Basics: C# Operators

I might be the only one but I find myself, time after time, needing to go back to some of the most basic elements of programming.

Probably the element that I have checked more times than anything else, is the ternary operator.

I find it in some colleague’s code, or I find myself needing to use it, and BAM! I can’t remember how it works.

Right. So, ternary operator “?:”

What it does, is this simple operation: if a condition is true, then return one value, otherwise, return another value. For example, in the following piece of code:

t_Id != Guid.Empty ? t_Id.GetHashCode() : Id.GetHashCode();

What this means is: If Guid is NOT empty, t_Id will equal t_Id.GetHashCode(), otherwise, t_Id will equal Id.GetHashCode().

In this example, “t_Id” is the “result”, “!=Guid.Empty” is the condition and “t_Id.GetHashCode()” is “x” and “Id.GetHashCode” is “y” in the following more generic line of code:

[24.01.2020_update] What the above line means is: if t_Id is not equal to the empty Guid, return t_Id’s hash code. Otherwise, return the hash code of Id.

If the line was “var hash = t_Id != Guid.Empty ? t_Id.GetHashCode() : Id.GetHashCode();” the result of the above ternary operation would be stored in “hash”. In that example, “hash” is the “result”, “t_Id!=Guid.Empty” is the condition “a>b”, “t_Id.GetHashCode()” is “x” and “Id.GetHashCode()” is “y” in the following more generic line of code:

result = (a > b) ? x : y;

which is the same as having said:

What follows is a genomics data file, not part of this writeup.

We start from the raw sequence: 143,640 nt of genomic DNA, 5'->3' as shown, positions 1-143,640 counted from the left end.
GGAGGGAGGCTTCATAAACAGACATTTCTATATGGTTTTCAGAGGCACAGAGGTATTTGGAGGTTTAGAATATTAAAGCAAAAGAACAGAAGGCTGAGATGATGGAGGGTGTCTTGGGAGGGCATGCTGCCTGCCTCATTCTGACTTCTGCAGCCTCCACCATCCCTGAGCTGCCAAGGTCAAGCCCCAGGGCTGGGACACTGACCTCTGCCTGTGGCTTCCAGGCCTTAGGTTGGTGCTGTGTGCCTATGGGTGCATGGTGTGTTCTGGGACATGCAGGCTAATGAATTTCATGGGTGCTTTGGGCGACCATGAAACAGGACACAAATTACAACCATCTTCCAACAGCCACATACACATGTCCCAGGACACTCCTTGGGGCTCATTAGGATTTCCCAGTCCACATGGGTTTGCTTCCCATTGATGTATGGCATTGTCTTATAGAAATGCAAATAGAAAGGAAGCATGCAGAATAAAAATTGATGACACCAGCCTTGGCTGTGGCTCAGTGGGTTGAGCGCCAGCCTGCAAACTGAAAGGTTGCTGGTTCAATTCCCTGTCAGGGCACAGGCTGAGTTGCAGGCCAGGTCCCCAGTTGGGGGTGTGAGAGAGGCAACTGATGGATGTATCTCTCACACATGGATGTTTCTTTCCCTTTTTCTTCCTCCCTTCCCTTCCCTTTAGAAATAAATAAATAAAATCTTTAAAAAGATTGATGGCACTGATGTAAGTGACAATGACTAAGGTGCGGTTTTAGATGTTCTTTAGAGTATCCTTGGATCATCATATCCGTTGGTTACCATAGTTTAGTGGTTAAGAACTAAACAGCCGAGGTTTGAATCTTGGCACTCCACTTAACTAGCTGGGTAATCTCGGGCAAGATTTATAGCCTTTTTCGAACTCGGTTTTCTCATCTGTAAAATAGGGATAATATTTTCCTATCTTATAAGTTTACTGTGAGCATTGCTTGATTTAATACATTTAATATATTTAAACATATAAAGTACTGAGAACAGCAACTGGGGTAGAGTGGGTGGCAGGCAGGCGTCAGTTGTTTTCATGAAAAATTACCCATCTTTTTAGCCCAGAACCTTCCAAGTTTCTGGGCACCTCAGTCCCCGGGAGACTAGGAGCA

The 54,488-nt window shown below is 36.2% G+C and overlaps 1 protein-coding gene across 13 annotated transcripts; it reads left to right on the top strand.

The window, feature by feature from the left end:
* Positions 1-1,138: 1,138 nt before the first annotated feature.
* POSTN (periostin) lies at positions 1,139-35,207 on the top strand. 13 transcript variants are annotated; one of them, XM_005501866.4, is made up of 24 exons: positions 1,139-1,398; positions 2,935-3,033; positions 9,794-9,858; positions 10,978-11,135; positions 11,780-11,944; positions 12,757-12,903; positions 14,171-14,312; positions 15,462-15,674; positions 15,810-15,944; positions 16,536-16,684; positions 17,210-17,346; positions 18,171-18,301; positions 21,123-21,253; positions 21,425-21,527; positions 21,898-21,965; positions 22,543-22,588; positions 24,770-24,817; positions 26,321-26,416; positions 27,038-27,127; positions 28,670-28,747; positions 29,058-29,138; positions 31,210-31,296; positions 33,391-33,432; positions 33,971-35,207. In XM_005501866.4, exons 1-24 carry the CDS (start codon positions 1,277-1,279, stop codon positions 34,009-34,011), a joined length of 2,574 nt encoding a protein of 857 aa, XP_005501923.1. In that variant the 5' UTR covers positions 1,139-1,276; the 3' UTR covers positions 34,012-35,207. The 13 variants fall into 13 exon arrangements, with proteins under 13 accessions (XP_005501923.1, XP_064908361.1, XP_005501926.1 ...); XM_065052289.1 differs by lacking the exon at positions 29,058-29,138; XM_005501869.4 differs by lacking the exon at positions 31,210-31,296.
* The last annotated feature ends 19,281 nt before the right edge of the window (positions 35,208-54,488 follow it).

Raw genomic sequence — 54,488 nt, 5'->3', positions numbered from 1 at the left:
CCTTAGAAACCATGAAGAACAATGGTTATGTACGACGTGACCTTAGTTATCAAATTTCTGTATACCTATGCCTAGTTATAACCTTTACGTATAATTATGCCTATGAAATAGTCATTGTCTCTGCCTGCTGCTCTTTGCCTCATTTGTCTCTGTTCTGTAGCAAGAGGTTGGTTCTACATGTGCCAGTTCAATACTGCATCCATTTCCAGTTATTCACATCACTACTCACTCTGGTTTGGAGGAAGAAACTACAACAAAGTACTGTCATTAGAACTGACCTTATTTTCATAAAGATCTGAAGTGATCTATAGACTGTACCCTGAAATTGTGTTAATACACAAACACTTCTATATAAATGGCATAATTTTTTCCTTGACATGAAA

if (a > b) { result = x; } else { result = y; }

Yes, you could have just said that. For some, the ternary operator serves to give a more readable piece of code. In any case, it looks cool.

The following image details the available operators in C#.

C Sharp Operators

The highlighted operator is another interesting “simplifier”. Called the null-coalescing operator, it is used to define a default value for nullable value types or reference types. It returns the left hand operand (much like the ternary operator) if the operand is not null, otherwise, it returns the right hand operand.


int y = x ?? -1;

which means that y will equal x, unless x is null, in which case, y will equal –1.

Another cool thing about the null-coalescing operator is that it can be used with reference types like so:

Console.WriteLine(s ?? “Unspecified”);

which means that the contents of “s” will be printed to the console, unless “s” is null, in which case, the word “Unspecified” will be printed to the console.

I overuse “if” statements in my code. These operators ought to take at least half of my ifs out of my projects.

MGR: the Intelogist

About MGR: the Intelogist

SharePoint Server developer, turned Sitefinity developer, turned Angular developer, turned SharePoint Online consultant, turned Unily consultant, turned O365 consultant... Never a dull moment!

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